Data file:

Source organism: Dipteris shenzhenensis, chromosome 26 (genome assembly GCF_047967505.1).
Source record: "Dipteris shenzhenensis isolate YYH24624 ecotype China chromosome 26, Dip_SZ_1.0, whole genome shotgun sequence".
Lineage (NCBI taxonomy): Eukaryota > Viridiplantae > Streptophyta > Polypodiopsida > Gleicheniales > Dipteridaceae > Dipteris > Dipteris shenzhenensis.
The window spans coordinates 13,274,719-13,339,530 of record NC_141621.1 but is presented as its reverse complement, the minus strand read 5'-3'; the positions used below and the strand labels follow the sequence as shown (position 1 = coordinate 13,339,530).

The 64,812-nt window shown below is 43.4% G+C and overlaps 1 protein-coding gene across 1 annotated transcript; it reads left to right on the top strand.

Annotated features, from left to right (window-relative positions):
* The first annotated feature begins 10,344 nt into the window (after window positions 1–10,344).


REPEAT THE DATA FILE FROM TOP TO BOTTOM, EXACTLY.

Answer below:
Source organism: Dipteris shenzhenensis, chromosome 26 (genome assembly GCF_047967505.1).
Source record: "Dipteris shenzhenensis isolate YYH24624 ecotype China chromosome 26, Dip_SZ_1.0, whole genome shotgun sequence".
Lineage (NCBI taxonomy): Eukaryota > Viridiplantae > Streptophyta > Polypodiopsida > Gleicheniales > Dipteridaceae > Dipteris > Dipteris shenzhenensis.
The window spans coordinates 13,274,719-13,339,530 of record NC_141621.1 but is presented as its reverse complement, the minus strand read 5'-3'; the positions used below and the strand labels follow the sequence as shown (position 1 = coordinate 13,339,530).

The 64,812-nt window shown below is 43.4% G+C and overlaps 1 protein-coding gene across 1 annotated transcript; it reads left to right on the top strand.

Annotated features, from left to right (window-relative positions):
* The first annotated feature begins 10,344 nt into the window (after window positions 1–10,344).